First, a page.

ISLAMABAD  -  Chief Justice Mian Saqib Nisar observed on Monday that the Supreme Court set aside the Lahore High Court verdict regarding nomination forms keeping in view the supremacy of Parliament.

Once again reiterating that there was no possibility of a delay in the upcoming general election, the chief justice observed: “Forget about any delay in elections.”

He further observed that Parliament was representative of the people and law-making body.

The chief justice also remarked that candidates could not gather details of their assets due to new nomination papers. He added that if the previous nomination papers were restored then the candidates would have the excuse that they could not gather the details and the court had no desire of delaying the general election.

With these observations, the three-judge bench of the top court headed by chief justice also decided to hear the appeal of the Election Commission of Pakistan (ECP), wherein it challenged LHC’s May 30 verdict directing the commission to ensure that all mandatory information and declarations be included in the nomination forms on Wednesday (tomorrow).

The chief justice also hinted at forming a larger bench for the case in hand.

These observations along with decision to hear the case on Wednesday came after former minister of commerce and economist Dr Muhammad Zubair Khan took the rostrum, during the hearing of implementation proceedings regarding elections code of conduct (COC) filed by Workers Party, and stated that he wanted to move a petition on the changed/revised nomination forms.

When the chief justice asked him whether he had affiliation with the Pakistan Tehreek-e-Insaf (PTI), Dr Zubair responded that he was appearing as a voter.  He contended that the fundamental rights of voters would be breached if the elections were held on the new nomination forms, which lack columns of financial details of the candidates.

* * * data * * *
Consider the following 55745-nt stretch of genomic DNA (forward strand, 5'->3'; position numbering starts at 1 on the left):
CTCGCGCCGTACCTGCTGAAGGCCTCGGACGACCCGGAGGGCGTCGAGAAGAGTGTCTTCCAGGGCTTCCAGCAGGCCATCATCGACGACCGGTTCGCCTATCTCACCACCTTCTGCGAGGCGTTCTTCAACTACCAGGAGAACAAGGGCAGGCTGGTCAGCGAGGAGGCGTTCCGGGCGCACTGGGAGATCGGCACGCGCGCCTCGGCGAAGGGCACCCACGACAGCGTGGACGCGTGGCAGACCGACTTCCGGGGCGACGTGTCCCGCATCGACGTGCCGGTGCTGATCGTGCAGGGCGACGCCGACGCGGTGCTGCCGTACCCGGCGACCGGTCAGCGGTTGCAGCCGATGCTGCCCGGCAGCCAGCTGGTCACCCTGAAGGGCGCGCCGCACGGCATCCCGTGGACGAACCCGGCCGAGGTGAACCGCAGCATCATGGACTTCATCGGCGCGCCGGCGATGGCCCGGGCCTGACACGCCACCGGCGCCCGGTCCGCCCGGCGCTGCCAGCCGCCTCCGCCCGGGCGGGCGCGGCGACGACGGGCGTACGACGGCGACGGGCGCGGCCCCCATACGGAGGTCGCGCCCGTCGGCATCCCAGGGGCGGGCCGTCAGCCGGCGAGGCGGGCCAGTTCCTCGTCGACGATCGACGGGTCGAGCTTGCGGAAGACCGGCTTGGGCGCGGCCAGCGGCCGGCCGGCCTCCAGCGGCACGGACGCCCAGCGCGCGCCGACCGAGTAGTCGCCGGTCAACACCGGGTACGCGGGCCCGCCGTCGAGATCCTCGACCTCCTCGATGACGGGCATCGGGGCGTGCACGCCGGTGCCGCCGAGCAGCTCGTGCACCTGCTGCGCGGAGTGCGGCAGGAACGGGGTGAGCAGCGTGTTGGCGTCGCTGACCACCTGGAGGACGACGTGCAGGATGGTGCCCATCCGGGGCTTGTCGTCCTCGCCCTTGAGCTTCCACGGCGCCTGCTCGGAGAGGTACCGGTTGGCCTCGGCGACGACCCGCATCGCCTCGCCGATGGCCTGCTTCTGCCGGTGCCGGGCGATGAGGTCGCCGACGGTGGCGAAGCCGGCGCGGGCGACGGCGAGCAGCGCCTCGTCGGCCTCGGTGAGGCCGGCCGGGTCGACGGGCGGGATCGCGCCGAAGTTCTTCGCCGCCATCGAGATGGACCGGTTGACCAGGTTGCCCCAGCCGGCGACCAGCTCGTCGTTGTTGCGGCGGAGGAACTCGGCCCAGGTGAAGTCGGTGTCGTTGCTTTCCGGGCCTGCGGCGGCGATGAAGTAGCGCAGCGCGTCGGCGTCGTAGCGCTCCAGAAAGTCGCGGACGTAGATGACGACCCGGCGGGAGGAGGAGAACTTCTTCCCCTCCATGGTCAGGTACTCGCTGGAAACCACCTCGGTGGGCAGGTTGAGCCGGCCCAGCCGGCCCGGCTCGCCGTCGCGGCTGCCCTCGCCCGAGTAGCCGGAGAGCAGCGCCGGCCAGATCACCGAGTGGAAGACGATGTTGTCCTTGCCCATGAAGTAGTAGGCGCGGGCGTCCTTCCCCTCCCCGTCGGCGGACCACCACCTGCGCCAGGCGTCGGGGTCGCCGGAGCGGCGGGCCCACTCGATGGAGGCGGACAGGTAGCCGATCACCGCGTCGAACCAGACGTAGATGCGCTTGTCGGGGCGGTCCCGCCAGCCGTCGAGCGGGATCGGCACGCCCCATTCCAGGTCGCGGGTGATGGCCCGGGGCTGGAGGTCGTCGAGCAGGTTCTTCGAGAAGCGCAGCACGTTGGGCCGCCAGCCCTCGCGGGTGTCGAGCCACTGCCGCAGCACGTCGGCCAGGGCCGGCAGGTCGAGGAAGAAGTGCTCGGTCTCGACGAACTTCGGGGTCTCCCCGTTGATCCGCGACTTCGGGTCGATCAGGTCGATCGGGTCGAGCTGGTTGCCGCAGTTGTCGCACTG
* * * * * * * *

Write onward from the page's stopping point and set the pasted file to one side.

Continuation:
The chief justice observed that under what provision of law voters’ right was violated. The chief justice further observed that voters could not undermine the Parliament.

Justice Nisar told Dr Zubair that not only he will have to address the court pertaining to his locus-standi in the matter but will also have to establish under what provision of law the voters’ rights were violated.

Earlier, during the hearing of elections COC, counsel for Workers Party Advocate Bilal Minto informed the bench that the earlier COC was formulated by the ECP with the consultation of political parties in pursuance of top courts’ judgment laid down in 2012.

When a representative of ECP informed the court that the COC was revised after the passage of Election Act 2017 and new COC was introduced for 2018 general election, the counsel for Workers Party responded in negation and stated that the COC was issued in 2017.

Observing that it will examine the new and previous COC, the top court also directed the ECP to submit a reply on the matter.

In its latest civil miscellaneous application, the Workers Party has contended that the ECP filed a progress report in these implementation proceedings from which it appeared that the ECP intended to put in place a new COC for future elections.

 “However, the new code was not made applicable to any of the bye-elections that have taken place during the past year,” the applicant contended.

The application stated that clause 6 speaks of a ban on banners on election day while clause 11 relates to the absolutely necessary step of banning banners throughout the campaign.

 “However, a certain amount of clarity regarding this is perhaps required/desirable in the COC,” the application said

 The application further contended that one of the political parties had suggested that public rally, as opposed to corner meetings, should be held at designated places in a constituency and that their numbers should be prescribed.

 “It is submitted that this needs to be addressed. Also, what constitutes corner meeting and what constitutes a jalsa (public meeting) is perhaps a necessary distinction to be made.”

“The petitioner is apprehensive that permitting camps alone across a constituency will be so costly that it is impossible to rationalize how this can be permitted while keeping the total expenses under Rs1.5 million.”

The application further stated that these concerns were raised when the Representation of Peoples Act was still in force. However, the contentions raised therein are equally relevant to the Election Act 2017, it added. The application has prayed to the top court to direct the ECP to address the issues raised by the petitioner and make appropriate changes in the COC.